The Issue Is: A conversation with State Comptroller Glenn Hegar about Texas' $33 billion surplus

The state continues to figure out what to do with the gigantic $33 billion budget surplus. We sat down with the Chief Financial Officer (CFO) of the Texas government, State Comptroller Glenn Hager to share his thoughts on the matter. 

Greg Groogan: "You are the CFO (Chief Financial Officer) for the 9th biggest economy in the world and I kind of think of you as the personal doctor for the state government's financial condition, give us a sense of that."

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Texas Comptroller Glenn Hager: "Really the last year plus has been historical in revenues that have come into the state treasury, in part because of very robust sales tax. Just to put that into perspective, almost 60 percent of all the tax collections in the state are sales tax, so that's why that one is more important than any of the others, from the data point. Then severance tax collections, gas, oil both of those have been very historical and then one of the aspects I just continue to emphasize is, unfortunately, all of us have paid a lot more for items that we have been purchasing now for the last 18 months, with 40-year high record inflation.

"So, in part, what that means, in a given month, in just the last two, three months, average Texans spend, on just taxable items, that doesn't include groceries, that doesn't include items for medication, because those are nor sales tax, but just on sales tax items they are paying about $4.5 billion a month more than the for the same items a year ago. $45 billion dollars a year more for those taxable items, and so my point being is the economy has out-performed any expectation we could have expected here in Texas, but also part of that is you and I are paying more than we were a year ago."

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Groogan: "Everybody who walks in this room and talks to you is waiting to hear the big number. What do you project is going to be available?"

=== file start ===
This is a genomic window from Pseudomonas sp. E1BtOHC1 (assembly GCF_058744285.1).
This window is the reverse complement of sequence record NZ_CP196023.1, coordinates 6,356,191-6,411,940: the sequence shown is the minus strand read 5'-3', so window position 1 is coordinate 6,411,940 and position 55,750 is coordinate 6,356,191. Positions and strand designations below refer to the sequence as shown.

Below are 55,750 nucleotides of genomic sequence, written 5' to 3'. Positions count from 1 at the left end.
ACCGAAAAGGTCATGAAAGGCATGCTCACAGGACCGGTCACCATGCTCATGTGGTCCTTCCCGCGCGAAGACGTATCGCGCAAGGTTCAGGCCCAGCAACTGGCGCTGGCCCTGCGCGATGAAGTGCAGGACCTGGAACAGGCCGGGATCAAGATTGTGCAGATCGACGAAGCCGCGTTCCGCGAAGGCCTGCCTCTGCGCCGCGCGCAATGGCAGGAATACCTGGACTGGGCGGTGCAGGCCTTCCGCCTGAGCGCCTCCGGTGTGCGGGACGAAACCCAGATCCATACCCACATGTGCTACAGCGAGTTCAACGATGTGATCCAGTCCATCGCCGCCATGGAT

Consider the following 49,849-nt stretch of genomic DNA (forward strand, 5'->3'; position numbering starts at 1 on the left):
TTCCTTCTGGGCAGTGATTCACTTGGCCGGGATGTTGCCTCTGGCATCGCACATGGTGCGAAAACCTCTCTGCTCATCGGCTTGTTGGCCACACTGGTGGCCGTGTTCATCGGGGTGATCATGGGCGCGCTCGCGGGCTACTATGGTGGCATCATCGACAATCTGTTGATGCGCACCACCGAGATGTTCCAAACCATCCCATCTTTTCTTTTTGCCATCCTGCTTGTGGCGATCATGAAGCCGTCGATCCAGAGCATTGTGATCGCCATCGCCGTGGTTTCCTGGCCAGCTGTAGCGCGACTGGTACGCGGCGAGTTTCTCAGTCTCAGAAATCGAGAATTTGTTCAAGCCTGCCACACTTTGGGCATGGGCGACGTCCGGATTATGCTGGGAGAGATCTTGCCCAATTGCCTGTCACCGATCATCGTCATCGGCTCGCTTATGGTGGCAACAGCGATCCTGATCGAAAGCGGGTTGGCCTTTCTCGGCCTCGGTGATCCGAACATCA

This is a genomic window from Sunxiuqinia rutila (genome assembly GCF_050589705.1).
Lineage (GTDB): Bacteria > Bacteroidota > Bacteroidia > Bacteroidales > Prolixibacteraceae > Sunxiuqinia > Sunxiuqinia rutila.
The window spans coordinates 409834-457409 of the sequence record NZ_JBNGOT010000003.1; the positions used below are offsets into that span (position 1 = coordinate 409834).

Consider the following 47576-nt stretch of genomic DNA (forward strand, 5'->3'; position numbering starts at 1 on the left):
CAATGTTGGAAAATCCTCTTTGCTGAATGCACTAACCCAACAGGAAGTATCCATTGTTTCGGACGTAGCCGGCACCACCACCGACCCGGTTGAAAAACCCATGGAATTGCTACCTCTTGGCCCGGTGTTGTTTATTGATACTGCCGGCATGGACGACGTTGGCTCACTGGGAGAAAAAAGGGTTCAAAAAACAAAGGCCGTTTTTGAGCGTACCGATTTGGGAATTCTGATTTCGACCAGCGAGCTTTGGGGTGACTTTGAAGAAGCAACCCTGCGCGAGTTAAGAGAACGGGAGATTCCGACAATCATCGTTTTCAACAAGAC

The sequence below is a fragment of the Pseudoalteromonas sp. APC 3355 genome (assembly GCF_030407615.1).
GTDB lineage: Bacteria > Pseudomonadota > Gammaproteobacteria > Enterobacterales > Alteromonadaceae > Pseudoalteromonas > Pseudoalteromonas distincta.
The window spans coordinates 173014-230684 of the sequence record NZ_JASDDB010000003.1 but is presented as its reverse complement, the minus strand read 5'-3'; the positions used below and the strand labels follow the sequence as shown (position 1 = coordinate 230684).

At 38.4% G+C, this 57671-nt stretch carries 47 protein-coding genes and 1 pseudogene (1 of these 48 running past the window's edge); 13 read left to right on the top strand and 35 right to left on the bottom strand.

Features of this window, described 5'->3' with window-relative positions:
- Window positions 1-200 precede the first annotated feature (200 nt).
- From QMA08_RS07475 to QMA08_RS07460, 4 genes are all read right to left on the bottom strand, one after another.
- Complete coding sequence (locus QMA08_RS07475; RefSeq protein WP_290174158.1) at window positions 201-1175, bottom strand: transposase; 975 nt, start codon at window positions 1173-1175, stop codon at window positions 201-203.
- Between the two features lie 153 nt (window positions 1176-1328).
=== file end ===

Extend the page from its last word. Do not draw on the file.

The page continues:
Hegar: "We have a cash carry-over balance of remarkably almost $33 billion. This is truly a historical, once-in-a-lifetime budgeting opportunity for the legislature."

Groogan: "We have heard the governor say he would like a good chunk of this surplus refunded in some form in property tax relief. We have also heard Speaker Phelan call this a once-in-a-lifetime opportunity to invest in badly needed infrastructure. I know part of your role is to give guidance."

Hegar: "They can almost set it aside to be able to have property tax relief in two years and four years and six years which is really why this is a historical opportunity because that does not exist in prior legislative sessions."

"I have a couple of concerns, one, making sure we keep our eye on the ball, per se, which is investing in that infrastructure, whether it's roads water or our electrical grid, broadband, internet coverage which 3 million people across this state don't have it at their homes, which is an astonishing number. Also, understand that we have to have quality state employees, we have to have teachers, we have to have nurses, we have to have skilled trade people that can come and do the basic plumbing and air conditioning work and carpentry work and I think we can invest in some of those areas as well."

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Groogan: "I think what I just heard is that Texans paid their taxes up front through inflation and our sales tax and so this is their money."

Hegar: "This is not the state's money, it's the taxpayer's money."